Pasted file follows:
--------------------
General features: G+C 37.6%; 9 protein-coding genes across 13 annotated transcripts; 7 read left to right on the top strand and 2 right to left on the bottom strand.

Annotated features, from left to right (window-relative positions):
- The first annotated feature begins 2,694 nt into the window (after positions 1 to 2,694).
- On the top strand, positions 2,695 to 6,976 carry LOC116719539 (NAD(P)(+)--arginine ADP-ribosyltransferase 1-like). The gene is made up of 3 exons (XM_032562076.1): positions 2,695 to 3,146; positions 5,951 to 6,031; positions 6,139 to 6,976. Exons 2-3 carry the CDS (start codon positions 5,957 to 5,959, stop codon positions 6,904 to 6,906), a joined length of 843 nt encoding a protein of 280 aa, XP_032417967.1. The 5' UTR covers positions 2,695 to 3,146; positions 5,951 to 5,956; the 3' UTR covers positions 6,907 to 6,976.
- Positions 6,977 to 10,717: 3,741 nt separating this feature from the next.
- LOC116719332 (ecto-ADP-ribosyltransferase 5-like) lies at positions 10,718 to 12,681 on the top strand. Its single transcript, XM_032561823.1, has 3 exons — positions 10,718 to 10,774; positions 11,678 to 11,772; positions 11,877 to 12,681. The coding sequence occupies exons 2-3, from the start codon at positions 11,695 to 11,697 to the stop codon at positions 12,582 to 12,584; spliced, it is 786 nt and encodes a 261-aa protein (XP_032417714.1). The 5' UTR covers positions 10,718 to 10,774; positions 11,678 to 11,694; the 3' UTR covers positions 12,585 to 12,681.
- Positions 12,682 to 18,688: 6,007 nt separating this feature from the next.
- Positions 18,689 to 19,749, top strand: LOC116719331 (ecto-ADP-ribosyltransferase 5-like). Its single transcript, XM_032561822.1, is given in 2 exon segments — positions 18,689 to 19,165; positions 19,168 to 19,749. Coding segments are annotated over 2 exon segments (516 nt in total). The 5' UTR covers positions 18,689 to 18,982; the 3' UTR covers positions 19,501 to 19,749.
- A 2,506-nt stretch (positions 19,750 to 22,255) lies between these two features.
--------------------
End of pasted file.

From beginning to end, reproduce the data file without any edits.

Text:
General features: G+C 37.6%; 9 protein-coding genes across 13 annotated transcripts; 7 read left to right on the top strand and 2 right to left on the bottom strand.

Annotated features, from left to right (window-relative positions):
- The first annotated feature begins 2,694 nt into the window (after positions 1 to 2,694).
- On the top strand, positions 2,695 to 6,976 carry LOC116719539 (NAD(P)(+)--arginine ADP-ribosyltransferase 1-like). The gene is made up of 3 exons (XM_032562076.1): positions 2,695 to 3,146; positions 5,951 to 6,031; positions 6,139 to 6,976. Exons 2-3 carry the CDS (start codon positions 5,957 to 5,959, stop codon positions 6,904 to 6,906), a joined length of 843 nt encoding a protein of 280 aa, XP_032417967.1. The 5' UTR covers positions 2,695 to 3,146; positions 5,951 to 5,956; the 3' UTR covers positions 6,907 to 6,976.
- Positions 6,977 to 10,717: 3,741 nt separating this feature from the next.
- LOC116719332 (ecto-ADP-ribosyltransferase 5-like) lies at positions 10,718 to 12,681 on the top strand. Its single transcript, XM_032561823.1, has 3 exons — positions 10,718 to 10,774; positions 11,678 to 11,772; positions 11,877 to 12,681. The coding sequence occupies exons 2-3, from the start codon at positions 11,695 to 11,697 to the stop codon at positions 12,582 to 12,584; spliced, it is 786 nt and encodes a 261-aa protein (XP_032417714.1). The 5' UTR covers positions 10,718 to 10,774; positions 11,678 to 11,694; the 3' UTR covers positions 12,585 to 12,681.
- Positions 12,682 to 18,688: 6,007 nt separating this feature from the next.
- Positions 18,689 to 19,749, top strand: LOC116719331 (ecto-ADP-ribosyltransferase 5-like). Its single transcript, XM_032561822.1, is given in 2 exon segments — positions 18,689 to 19,165; positions 19,168 to 19,749. Coding segments are annotated over 2 exon segments (516 nt in total). The 5' UTR covers positions 18,689 to 18,982; the 3' UTR covers positions 19,501 to 19,749.
- A 2,506-nt stretch (positions 19,750 to 22,255) lies between these two features.